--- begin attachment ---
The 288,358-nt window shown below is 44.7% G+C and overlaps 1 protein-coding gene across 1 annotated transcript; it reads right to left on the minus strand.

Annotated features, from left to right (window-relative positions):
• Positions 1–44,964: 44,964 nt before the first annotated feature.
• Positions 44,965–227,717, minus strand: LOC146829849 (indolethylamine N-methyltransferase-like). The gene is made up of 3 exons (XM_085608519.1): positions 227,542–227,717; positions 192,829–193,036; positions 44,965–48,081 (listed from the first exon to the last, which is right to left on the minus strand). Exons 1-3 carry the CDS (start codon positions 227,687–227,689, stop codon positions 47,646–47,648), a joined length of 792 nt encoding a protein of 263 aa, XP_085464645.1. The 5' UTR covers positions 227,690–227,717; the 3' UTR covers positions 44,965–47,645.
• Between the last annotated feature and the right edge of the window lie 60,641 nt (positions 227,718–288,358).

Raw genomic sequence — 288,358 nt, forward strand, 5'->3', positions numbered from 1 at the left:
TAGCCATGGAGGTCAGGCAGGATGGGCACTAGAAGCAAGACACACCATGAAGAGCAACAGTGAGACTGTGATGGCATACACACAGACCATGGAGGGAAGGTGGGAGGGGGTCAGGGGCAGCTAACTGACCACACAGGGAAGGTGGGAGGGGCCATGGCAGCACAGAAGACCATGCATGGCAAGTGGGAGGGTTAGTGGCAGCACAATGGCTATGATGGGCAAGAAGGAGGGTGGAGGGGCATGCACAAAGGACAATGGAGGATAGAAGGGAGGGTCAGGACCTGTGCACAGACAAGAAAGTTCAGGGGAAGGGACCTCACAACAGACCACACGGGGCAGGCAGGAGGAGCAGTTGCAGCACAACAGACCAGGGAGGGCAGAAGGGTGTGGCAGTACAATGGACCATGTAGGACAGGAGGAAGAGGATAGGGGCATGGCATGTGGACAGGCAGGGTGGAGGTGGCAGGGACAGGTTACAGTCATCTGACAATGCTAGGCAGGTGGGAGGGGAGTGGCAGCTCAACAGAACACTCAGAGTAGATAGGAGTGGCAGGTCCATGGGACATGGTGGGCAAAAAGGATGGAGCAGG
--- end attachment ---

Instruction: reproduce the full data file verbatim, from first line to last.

The 288,358-nt window shown below is 44.7% G+C and overlaps 1 protein-coding gene across 1 annotated transcript; it reads right to left on the minus strand.

Annotated features, from left to right (window-relative positions):
• Positions 1–44,964: 44,964 nt before the first annotated feature.
• Positions 44,965–227,717, minus strand: LOC146829849 (indolethylamine N-methyltransferase-like). The gene is made up of 3 exons (XM_085608519.1): positions 227,542–227,717; positions 192,829–193,036; positions 44,965–48,081 (listed from the first exon to the last, which is right to left on the minus strand). Exons 1-3 carry the CDS (start codon positions 227,687–227,689, stop codon positions 47,646–47,648), a joined length of 792 nt encoding a protein of 263 aa, XP_085464645.1. The 5' UTR covers positions 227,690–227,717; the 3' UTR covers positions 44,965–47,645.
• Between the last annotated feature and the right edge of the window lie 60,641 nt (positions 227,718–288,358).

Raw genomic sequence — 288,358 nt, forward strand, 5'->3', positions numbered from 1 at the left:
TAGCCATGGAGGTCAGGCAGGATGGGCACTAGAAGCAAGACACACCATGAAGAGCAACAGTGAGACTGTGATGGCATACACACAGACCATGGAGGGAAGGTGGGAGGGGGTCAGGGGCAGCTAACTGACCACACAGGGAAGGTGGGAGGGGCCATGGCAGCACAGAAGACCATGCATGGCAAGTGGGAGGGTTAGTGGCAGCACAATGGCTATGATGGGCAAGAAGGAGGGTGGAGGGGCATGCACAAAGGACAATGGAGGATAGAAGGGAGGGTCAGGACCTGTGCACAGACAAGAAAGTTCAGGGGAAGGGACCTCACAACAGACCACACGGGGCAGGCAGGAGGAGCAGTTGCAGCACAACAGACCAGGGAGGGCAGAAGGGTGTGGCAGTACAATGGACCATGTAGGACAGGAGGAAGAGGATAGGGGCATGGCATGTGGACAGGCAGGGTGGAGGTGGCAGGGACAGGTTACAGTCATCTGACAATGCTAGGCAGGTGGGAGGGGAGTGGCAGCTCAACAGAACACTCAGAGTAGATAGGAGTGGCAGGTCCATGGGACATGGTGGGCAAAAAGGATGGAGCAGG